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Endura's FS260-Pro Thermo Arm Warmers are perfect for keeping off autumn chills, and even offer some protection from road spray and light drizzle. They aren't lacking in quality, but the sizing could be an issue – they are a snug fit, and only come in two sizes.
The FS260-Pros are Endura's cheapest arm warmer. They don't offer the windproof fabrics of the £34.99 Pro SLs, or the tailored cut of its £29.99 Engineered Armwarmer either. However, their £22.99 price tag doesn't mean compromised quality; they're very well made.
I've been testing a S/M. Endura doesn't link a size guide for arm warmers directly from the product, but you can use this to see that S/M corresponds to '<30cm bicep circumference.' They are very snug, though, and the upper cuff is on the limit for me (my bicep is just shy of 29cm). I'd say size up if in doubt; the fabric doesn't have a huge amount of give, and it's definitely a 'stay-put' arm warmer.
Length isn't an issue, though. I can pull these right up to very short sleeves without losing coverage at the wrist – in their long and narrow way, the shaping is very similar to Endura's leg warmers.
These use internal and external silicone grippers to grip everything, and they sit securely on a strong elastic cuff. Team these with looser-sleeved jerseys and the exterior strip still holds them well.
Essentially, these do exactly what you want them to; they are comfortable and warm, without being overbearing. The Thermoroubaix fabric is super-soft against the skin, and I found it works well between 9 and 15°C. They lack the windproofing to cope with biting northerlies, though if the temperatures lift instead, they roll up well to stuff in a pocket.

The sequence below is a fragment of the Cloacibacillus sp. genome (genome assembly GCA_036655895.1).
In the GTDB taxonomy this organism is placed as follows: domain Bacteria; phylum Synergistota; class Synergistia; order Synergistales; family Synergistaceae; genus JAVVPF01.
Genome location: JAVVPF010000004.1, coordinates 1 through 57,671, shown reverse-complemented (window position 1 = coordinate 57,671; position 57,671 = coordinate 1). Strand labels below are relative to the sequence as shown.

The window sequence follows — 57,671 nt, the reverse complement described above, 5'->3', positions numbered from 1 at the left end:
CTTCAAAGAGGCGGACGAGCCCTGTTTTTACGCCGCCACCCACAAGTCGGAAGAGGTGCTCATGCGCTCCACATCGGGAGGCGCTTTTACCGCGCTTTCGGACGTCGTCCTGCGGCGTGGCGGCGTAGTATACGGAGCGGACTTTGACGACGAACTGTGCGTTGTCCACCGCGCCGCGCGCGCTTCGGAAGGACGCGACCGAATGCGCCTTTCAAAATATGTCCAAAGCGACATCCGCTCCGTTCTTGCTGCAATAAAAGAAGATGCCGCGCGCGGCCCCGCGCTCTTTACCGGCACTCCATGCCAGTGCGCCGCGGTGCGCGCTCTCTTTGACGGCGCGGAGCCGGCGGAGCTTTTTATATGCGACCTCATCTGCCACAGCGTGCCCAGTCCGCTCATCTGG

They aren't as easy as some to pull off while on the move due to their snug fit, though.
The DWR treatment handles road spray with ease, and tolerates very light showers. Anything more serious and you'll be getting wet. On the plus side, Endura has used an eco-friendly, PFC-free DWR M treatment.
Reflective detailing is well-placed and substantial in comparison to many other manufacturer's efforts. Even better, it's not been affected by washing.
At £22.99, these aren't going to break the bank and will serve you well through at least two seasons of the year. If you want greater protection, you could try Endura's own Pro SLs for £34.99, while Assos offers the similar armWarmer_evo7 for £35.
ETC's Snug Arm Warmers make anything look expensive at a tenner though, and judging by Stu's review, they perform in similar temperatures. They lack any water repellency, mind you, and the logos on the matching leg warmers I tested soon began to peel.
The quality and comfort of the FS260-Pros impresses. Be aware though, the fit is very snug at the upper cuff, and sizing up might be advisable – assuming you can, given there are only two sizes to start with.
Quality protection for most autumn and spring rides, but come up small – especially at the top
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road.cc test report
Make and model: Endura FS260-Pro Thermo Arm Warmer
Size tested: Small/Medium
Tell us what the product is for
Endura says these offer 'Essential three-season versatility,' and are 'Designed to keep you warm and the worst of the water off, with as little fuss as possible.'